It has often been said that in education there is a 30- year lag between the conception of a good idea and its implementation. Occasionally, though, that timetable is telescoped. One such instance may be the introduction of student-mediated dispute resolution as a strategy for reducing behavior problems in elementary and secondary schools. That idea has been around less than five years, and the number of schools that have implemented it is still small. But early successes suggest that it’s an approach that may catch on--and deserves to.
This method of dealing with school-related disputes is a form of mediation in which the disputants voluntarily evolve a mutually acceptable resolution to their conflict. It is nonpunitive, nonjudgmental, and noncoercive. In most instances, the mediator is a student trained for that role. Usually, the disputants are students, though one of the parties may be a teacher or parent. The conflicts may range from fistfights between rival gang members to student-teacher arguments over class attendance. The point of the process is not to impart blame, administer “just” punishment, or furnish an externally prescribed solution. Nor is it a court of peers. Rather, the disputants are helped to come to an agreement on their own in an effort to prevent a recurrence of conflict.
Programs using this basic concept now exist in schools in locations as varied as Albuquerque, N.M., Cambridge, Mass., Chatham County, N.C., Chicago, Cleveland, Honolulu, Ithaca, N.Y., New York City, San Francisco, and Suffolk County, N.Y. The phenomenon has already led to a national organization-the National Association for Mediation in Education (N.A.M.E.)--and an information clearinghouse at the headquarters of the American Bar Association.
School mediation programs are part of a significant societal trend toward alternative means of resolving disputes. Dispute centers and mediation programs have been set up by corporations, neighborhoods, housing projects, hospitals, courts, and local governments--efforts that in some instances have been sponsored by major foundations, the A.B.A., or the National Institute for Dispute Resolution.
One typical school program--Project SMART (School Mediators’ Alternative Resolution Team), now operating at four high schools and one junior high school in New York City--consists of four basic elements: classroom seminars to generate campuswide interest, recruit mediators, and elicit cases; a 20-hour training program for students, parents, and teachers interested in becoming mediators; actual mediation of conflicts by those who have successfully completed the training; and follow-up reviews of all cases to discuss continuing problems and help in evaluating the project.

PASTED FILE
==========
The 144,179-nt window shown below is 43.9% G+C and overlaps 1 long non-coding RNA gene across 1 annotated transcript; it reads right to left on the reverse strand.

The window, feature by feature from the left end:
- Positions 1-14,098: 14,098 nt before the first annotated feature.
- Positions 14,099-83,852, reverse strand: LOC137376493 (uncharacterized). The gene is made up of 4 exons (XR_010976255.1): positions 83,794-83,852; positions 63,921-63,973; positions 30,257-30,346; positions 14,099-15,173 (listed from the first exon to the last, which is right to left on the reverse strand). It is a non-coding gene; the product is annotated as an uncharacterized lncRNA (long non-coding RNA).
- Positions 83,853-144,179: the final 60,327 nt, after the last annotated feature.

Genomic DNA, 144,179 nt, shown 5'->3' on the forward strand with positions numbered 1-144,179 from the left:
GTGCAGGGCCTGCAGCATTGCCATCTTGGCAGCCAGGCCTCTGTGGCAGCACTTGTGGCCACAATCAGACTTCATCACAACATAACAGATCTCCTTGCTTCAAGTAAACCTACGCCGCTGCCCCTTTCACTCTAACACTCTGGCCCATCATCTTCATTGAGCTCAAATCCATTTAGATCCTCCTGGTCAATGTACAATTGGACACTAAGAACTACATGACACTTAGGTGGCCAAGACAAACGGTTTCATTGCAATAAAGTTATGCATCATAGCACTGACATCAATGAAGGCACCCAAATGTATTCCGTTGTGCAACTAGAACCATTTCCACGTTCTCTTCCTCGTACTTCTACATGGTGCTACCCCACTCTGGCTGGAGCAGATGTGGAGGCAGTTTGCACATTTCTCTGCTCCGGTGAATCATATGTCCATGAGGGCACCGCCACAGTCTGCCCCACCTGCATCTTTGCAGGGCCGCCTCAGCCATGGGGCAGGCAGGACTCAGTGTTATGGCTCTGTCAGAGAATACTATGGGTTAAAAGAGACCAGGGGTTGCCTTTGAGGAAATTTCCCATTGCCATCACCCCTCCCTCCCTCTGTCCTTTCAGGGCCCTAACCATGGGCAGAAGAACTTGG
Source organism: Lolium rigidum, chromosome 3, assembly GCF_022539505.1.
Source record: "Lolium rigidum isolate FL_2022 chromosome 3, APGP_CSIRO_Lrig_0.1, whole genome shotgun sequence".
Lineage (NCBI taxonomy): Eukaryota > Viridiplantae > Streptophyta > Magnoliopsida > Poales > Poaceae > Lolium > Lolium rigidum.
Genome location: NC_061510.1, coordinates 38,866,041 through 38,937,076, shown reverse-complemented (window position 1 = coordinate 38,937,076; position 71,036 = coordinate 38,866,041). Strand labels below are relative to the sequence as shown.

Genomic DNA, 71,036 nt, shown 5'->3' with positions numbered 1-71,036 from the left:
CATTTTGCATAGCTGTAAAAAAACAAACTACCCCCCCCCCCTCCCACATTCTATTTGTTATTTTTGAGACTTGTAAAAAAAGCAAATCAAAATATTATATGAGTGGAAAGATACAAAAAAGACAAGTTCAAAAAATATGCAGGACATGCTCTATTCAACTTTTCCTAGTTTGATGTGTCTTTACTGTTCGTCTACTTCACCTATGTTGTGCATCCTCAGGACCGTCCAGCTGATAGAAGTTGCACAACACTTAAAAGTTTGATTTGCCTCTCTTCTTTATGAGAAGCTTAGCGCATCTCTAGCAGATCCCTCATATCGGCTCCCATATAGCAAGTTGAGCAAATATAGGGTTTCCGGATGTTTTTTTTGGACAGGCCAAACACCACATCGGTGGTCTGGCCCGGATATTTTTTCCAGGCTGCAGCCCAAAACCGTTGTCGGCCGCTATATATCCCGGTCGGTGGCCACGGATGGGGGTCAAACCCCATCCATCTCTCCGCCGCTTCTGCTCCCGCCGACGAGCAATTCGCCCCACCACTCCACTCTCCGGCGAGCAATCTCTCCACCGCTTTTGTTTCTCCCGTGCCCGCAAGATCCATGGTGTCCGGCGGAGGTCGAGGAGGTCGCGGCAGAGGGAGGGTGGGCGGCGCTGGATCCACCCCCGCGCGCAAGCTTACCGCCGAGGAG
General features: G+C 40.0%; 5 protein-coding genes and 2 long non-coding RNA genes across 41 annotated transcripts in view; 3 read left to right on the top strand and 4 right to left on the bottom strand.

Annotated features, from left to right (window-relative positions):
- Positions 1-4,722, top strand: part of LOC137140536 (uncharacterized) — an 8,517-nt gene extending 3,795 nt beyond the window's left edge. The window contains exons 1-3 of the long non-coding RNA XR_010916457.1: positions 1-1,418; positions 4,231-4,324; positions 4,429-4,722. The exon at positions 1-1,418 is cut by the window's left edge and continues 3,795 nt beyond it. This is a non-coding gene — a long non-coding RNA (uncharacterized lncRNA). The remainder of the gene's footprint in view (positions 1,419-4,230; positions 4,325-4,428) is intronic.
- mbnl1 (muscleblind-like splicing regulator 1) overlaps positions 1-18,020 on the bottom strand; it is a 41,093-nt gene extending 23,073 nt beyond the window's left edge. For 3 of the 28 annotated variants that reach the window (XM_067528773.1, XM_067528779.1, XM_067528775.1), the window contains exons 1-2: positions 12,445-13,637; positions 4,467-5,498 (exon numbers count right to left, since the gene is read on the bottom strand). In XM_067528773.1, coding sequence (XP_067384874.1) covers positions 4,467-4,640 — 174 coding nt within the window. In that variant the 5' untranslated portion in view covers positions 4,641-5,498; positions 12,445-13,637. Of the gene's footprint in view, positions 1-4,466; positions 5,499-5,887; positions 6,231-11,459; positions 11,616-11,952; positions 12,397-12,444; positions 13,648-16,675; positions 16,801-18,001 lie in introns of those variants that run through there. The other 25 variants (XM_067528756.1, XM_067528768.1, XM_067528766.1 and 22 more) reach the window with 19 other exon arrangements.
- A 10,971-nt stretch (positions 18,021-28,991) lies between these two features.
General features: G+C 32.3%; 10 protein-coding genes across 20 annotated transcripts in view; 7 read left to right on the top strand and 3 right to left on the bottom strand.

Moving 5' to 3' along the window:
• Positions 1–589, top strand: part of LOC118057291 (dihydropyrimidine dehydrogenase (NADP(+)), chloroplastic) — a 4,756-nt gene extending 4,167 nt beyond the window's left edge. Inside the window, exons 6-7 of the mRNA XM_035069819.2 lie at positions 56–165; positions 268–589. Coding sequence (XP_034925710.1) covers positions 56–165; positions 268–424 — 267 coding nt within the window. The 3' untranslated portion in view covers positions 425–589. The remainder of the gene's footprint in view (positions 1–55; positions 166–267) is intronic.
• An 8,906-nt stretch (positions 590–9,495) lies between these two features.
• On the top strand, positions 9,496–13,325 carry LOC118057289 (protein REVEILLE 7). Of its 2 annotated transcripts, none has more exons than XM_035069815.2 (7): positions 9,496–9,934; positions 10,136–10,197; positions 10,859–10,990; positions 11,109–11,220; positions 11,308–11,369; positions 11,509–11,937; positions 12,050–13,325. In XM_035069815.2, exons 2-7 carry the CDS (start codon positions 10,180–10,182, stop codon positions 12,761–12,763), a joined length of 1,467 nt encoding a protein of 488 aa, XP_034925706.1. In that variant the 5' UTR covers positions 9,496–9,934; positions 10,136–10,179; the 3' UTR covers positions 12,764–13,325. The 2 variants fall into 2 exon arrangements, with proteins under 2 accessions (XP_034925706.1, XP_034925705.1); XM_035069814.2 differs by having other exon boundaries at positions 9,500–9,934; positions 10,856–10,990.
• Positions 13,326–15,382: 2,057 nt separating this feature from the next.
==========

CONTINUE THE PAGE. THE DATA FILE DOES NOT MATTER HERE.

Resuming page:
Schools report that the selection of students who volunteer for mediation training usually is based on a combination of factors, such as peer and staff recommendations, adequate representation of ethnic groups and both sexes, and leadership ability. It is interesting to note that academic standing generally has not been a criterion for selection. Those selected usually undergo a short, intensive training program, ranging in length from 15 to 25 hours. Most of the programs develop training manuals, which emphasize skills in communication, problem solving, critical thinking, teamwork, assertiveness, and conflict management.
Some programs, like the School Initiatives Program in San Francisco, provide curricular material that is adaptable to the study of conflict resolution in language-arts and social-studies courses in elementary and secondary grades.
What kinds of school problems can be and have been dissipated through mediation? The Middle Country Central School District in Suffolk County reports successful mediation of problems such as fighting, prejudice, harassment, and poor parent-child communication. Other schools have resolved disputes involving interracial slurs, gang disagreements, horseplay, poor sportsmanship, thefts, and incidents of taunts, gossip, and threats. More serious incidents-such as ones involving weapons or drugs--are handled through traditional disciplinary procedures, not mediation. Instances involving an adult disputant normally require an adult mediator teamed with a student mediator; Project SMART’s student- adult mediation teams have helped resolve student-parent and student-teacher disagreements on matters such as attendance, behavior, and curfews.